Xylitol – is a sugar alcohol general found in small amounts of fruits. Whilst in small amounts pose no risk, in large amounts (amount is not listed on this product) can cause bloating, diarrhoea, spike blood sugar levels, diabetes and promote tumour growth

Citric Acid - is a natural preservative found in citrus fruit. Side effects from this preservative in excessive amounts are nausea, diarrhoea, bloating cramps but can be severe as swelling and tingling in your extremities. It can react with supplements containing calcium, antacids, decongestants, UTI and lithium medications.

Natural Flavours & Colours – this means there are other flavours and colours that do not need to be listed in or named in specific amounts. This will only be a concern if there is an allergy to a paritcular colour or flavour.

Malic Acid – found in apples this will add the sour content to the product and is safe to ingest and mostly used in topical creams, however it has also been found useful for fibromyalgia sufferers.

Alfalfa – is a beneficial herb which can lower cholesterol levels, reducing inflammation and levelling blood sugar levels. It should not be consumed in excess in pregnancy or oestrogen sensitive conditions as it is seen as a phytoestrogen, it can also increase the symptoms of auto-immune diseases.  Medications it may affect include warfarin, contraception pills and immune suppressants

Sucralose- is a synthetic sweetener that the body is unable to metabolise. It is a sweetener which through many studies have should to cause migraines, gastrointestinal issues as well as a possible link to some cancers only in excessive amounts

Pepper – is often used to enhance the absorption rates of some nutrients and a power nutrient. An excess of pepper can affect any medications that are changed by the liver (as listed above)

Fortunately this product lists all ingredients included (anything less than 5% does not have to be listed) and it is recommended at serve 2 serves per day (3g per serve). This product also meets all TGA guidelines & all ingredients are listed are minimal amounts as directed by TGA 

Before consuming any supplement it is important you are aware of the ingredients and it is important to contact your health care professional to help decide whether a product is safe for you. If you have any questions about supplements you are taken please contact Naed Nutrition at

Wednesday, 14 October 2015

Spicy Stuffed Chicken Breast Recipe

This delicious stuffed chicken breast is one of my absolute favourites and I cook it weekly. Its full of flavour and goodness delivering a moist chicken breast stuffed with spices and nuts. Quick and easy to prepare its a must have mid week meal!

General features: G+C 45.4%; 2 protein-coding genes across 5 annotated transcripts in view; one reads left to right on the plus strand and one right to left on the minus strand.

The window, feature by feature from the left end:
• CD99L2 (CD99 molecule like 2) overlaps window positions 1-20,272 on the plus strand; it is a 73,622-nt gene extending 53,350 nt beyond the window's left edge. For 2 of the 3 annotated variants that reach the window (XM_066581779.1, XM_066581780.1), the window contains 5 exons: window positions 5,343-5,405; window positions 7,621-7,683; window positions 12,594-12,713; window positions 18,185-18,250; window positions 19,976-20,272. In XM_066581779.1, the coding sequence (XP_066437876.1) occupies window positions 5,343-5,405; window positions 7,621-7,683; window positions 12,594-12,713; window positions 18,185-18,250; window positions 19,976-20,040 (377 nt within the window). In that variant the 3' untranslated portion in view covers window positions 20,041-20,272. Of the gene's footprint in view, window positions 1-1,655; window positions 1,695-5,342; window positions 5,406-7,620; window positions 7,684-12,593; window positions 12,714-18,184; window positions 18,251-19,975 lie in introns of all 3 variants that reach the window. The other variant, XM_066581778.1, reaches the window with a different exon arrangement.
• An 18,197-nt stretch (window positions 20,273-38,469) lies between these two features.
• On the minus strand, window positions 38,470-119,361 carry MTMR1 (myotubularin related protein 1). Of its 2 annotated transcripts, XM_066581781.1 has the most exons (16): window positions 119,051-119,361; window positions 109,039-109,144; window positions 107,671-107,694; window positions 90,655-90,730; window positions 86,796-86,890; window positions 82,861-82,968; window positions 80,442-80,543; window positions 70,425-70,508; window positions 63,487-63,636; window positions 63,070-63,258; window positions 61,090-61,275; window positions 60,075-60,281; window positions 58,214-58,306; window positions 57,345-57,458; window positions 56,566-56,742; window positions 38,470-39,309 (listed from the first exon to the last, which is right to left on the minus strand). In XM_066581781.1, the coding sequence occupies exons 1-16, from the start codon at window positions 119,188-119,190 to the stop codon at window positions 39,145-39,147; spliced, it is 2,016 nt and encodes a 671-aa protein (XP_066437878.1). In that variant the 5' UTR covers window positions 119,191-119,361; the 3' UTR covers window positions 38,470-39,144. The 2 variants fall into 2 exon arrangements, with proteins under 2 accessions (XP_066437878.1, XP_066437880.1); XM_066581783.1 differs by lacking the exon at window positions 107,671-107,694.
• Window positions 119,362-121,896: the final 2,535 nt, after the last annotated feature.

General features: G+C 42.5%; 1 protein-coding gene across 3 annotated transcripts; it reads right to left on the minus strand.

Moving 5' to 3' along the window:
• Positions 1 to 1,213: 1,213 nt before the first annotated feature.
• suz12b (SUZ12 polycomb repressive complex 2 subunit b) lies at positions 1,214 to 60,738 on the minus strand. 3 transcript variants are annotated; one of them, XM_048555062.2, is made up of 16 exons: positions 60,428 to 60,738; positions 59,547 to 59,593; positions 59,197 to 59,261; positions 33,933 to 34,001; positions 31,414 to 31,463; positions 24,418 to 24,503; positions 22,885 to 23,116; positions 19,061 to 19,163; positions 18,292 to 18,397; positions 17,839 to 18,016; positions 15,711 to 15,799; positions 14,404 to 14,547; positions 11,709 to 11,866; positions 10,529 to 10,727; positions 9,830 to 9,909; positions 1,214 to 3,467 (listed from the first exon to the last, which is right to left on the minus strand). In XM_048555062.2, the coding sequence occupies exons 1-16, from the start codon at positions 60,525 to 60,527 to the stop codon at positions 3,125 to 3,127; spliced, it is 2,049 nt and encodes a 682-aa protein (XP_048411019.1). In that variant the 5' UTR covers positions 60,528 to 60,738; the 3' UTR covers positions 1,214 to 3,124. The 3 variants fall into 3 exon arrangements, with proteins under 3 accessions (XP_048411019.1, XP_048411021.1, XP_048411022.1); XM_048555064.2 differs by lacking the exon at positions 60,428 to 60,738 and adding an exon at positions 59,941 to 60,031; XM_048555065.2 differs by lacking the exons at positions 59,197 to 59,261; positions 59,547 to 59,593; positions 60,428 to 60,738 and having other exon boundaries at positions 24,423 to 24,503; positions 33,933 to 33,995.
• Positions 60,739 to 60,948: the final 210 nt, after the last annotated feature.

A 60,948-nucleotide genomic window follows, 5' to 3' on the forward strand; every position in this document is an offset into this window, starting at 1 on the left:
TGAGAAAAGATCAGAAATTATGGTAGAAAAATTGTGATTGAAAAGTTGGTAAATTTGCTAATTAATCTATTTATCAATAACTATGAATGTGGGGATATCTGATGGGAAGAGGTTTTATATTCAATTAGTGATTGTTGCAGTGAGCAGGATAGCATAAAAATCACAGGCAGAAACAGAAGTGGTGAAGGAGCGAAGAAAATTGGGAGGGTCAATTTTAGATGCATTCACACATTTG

Serves 4
Preparation & cook time  ~ 40 minutes


100g mixed colour quinoa
2tbs extra virgin olive oil
1 large onion, thinly diced
2 garlic cloves, crushed
1 knob of fresh root ginger, grated
1tsp ground cinnamon, plus a pinch extra 
1 tsp ground turmeric
1 tsp ground paprika
1 tsp ground cumin
1 tsp ground cardamon
Pinch ground black pepper
1/2 apple diced into small squares, skin on
60g raw almonds, roughly chopped
Handful of baby spinach
20g fresh coriander, roughly chopped
4 chicken breasts


1. Cook quinoa according to package instructions. Allow to stand.

2. Preheat oven to 200C or 180C fan. 

3. Heat extra virgin olive oil in a medium pan, and add onion, ginger, garlic, spices and black pepper. Fry until onion is soft and translucent. Add chopped apple and cook for a further 3 minutes. 

4. Take pan off the heat and pour mixture into a heatproof bowl, add cooked quinoa, chopped almonds, baby spinach, and coriander and mix well.

5. Cut chicken breasts open so its flat like a book, without completely cutting them in half, ensure the top can be folded over. Stuff the stuffing mixture into the chicken breast and fold over the top of the breast. Place the tightly packed breasts into a small baking dish, filling the rest of the dish with any remaining stuffing. Rub the top of the breasts with additional cinnamon and bake the breasts for 25-30 minutes, or until liquid runs clean when breast is cut into.

Serve with some mixed steamed vegetables or fresh salad for a nutrition and flavour packed meal!